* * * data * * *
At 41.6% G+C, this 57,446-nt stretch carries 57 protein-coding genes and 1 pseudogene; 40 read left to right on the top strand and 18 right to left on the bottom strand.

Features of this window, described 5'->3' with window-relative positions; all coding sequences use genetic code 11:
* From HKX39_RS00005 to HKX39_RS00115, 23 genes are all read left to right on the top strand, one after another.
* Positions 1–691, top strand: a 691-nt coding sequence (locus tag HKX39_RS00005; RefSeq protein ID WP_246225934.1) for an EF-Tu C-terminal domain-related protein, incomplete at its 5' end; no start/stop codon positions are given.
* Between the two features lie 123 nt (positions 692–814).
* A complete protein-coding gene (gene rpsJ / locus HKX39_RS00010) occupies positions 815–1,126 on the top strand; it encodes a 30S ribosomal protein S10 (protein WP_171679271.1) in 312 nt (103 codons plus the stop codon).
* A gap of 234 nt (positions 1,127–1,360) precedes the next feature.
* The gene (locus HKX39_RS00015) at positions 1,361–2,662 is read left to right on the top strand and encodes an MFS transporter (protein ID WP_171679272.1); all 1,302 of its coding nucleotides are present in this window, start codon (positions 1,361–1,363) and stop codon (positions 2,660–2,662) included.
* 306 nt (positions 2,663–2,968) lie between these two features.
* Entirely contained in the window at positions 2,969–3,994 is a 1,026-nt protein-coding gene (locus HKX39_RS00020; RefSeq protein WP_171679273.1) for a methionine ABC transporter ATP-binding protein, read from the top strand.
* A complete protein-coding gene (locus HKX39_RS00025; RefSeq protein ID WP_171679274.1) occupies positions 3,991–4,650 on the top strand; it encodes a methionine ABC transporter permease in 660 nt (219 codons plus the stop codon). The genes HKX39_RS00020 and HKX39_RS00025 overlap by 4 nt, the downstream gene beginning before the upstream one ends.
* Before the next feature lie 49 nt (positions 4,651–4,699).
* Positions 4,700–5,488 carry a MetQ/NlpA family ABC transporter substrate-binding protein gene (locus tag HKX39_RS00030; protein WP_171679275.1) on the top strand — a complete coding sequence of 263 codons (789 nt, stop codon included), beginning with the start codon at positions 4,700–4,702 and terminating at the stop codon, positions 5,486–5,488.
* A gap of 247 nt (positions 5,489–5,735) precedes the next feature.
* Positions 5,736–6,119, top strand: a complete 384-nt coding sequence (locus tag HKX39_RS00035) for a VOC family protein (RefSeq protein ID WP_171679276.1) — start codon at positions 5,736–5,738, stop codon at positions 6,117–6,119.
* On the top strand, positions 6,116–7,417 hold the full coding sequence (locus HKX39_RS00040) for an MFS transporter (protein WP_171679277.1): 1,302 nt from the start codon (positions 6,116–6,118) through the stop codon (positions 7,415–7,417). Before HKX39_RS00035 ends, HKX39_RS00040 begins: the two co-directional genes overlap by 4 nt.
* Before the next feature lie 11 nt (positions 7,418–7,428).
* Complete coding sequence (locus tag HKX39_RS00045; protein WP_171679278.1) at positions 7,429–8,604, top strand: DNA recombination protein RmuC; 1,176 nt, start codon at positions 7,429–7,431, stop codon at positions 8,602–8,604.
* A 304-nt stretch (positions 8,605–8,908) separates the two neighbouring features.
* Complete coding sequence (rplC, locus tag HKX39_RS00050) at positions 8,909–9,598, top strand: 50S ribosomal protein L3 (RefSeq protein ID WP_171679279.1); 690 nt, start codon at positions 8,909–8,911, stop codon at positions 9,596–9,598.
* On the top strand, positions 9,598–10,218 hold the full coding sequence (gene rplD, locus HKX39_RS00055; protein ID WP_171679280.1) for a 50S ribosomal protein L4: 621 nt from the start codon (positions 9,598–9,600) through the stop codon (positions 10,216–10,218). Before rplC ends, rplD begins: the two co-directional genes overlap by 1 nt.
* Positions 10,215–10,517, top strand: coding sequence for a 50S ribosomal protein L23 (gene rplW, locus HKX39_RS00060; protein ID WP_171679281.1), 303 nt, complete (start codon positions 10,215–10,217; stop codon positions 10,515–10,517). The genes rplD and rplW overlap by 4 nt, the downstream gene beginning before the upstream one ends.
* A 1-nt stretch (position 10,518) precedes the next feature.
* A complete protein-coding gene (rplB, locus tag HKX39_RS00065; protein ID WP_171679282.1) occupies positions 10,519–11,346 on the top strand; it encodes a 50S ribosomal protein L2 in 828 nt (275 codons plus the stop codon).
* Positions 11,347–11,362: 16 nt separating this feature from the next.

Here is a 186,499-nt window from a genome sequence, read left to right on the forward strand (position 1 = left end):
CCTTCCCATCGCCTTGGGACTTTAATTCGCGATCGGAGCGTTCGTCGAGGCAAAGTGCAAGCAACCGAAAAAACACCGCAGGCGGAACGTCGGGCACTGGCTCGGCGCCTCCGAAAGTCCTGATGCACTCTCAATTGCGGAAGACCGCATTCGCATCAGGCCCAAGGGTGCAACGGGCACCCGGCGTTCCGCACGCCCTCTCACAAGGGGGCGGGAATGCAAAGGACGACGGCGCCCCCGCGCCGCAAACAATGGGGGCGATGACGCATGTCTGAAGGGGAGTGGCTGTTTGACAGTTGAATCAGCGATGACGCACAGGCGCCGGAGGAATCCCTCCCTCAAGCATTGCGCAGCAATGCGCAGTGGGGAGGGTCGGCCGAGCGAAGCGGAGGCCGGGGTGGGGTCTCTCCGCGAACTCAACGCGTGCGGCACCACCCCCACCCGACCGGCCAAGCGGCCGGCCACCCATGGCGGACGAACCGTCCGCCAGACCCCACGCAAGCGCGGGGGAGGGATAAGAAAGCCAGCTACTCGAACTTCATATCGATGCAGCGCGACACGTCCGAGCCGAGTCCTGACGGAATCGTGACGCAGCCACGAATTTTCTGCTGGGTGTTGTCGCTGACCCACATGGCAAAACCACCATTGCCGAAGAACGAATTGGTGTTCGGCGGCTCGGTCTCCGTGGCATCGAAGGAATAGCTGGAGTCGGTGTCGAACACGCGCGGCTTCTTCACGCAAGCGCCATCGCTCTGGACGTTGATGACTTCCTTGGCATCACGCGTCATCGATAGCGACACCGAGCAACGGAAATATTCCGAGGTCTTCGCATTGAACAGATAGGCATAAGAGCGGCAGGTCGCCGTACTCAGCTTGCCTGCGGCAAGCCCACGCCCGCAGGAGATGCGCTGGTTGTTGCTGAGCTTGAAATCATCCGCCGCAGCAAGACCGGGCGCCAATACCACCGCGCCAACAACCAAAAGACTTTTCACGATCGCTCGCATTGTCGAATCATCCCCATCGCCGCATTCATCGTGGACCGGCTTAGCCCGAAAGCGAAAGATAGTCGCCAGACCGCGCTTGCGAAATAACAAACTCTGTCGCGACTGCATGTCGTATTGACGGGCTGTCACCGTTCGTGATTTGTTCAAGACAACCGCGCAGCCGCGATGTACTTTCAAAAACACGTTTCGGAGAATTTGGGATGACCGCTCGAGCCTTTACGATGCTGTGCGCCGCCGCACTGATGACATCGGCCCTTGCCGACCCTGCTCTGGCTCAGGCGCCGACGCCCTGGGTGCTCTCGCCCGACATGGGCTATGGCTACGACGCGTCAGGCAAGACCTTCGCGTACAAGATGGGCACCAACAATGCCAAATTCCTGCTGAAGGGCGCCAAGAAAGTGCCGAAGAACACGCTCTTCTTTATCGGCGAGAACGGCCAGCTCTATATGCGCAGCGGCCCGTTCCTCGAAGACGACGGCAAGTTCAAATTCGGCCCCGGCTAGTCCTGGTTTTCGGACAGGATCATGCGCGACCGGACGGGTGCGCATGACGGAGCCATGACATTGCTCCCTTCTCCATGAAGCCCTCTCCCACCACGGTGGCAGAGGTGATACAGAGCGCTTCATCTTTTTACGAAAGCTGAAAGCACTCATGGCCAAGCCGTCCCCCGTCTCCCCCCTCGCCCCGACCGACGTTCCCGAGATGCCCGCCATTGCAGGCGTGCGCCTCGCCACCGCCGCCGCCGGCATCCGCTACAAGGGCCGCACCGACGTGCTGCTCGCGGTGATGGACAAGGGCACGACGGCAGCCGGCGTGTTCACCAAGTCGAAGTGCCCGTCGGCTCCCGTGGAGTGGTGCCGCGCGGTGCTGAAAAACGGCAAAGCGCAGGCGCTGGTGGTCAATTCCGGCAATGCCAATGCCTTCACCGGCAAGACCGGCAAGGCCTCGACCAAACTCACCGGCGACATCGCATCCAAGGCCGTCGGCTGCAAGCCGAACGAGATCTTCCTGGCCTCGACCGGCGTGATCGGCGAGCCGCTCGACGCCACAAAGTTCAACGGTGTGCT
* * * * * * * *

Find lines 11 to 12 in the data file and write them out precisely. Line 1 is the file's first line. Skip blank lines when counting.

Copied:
* A complete protein-coding gene (locus HKX39_RS00025; RefSeq protein ID WP_171679274.1) occupies positions 3,991–4,650 on the top strand; it encodes a methionine ABC transporter permease in 660 nt (219 codons plus the stop codon). The genes HKX39_RS00020 and HKX39_RS00025 overlap by 4 nt, the downstream gene beginning before the upstream one ends.
* Before the next feature lie 49 nt (positions 4,651–4,699).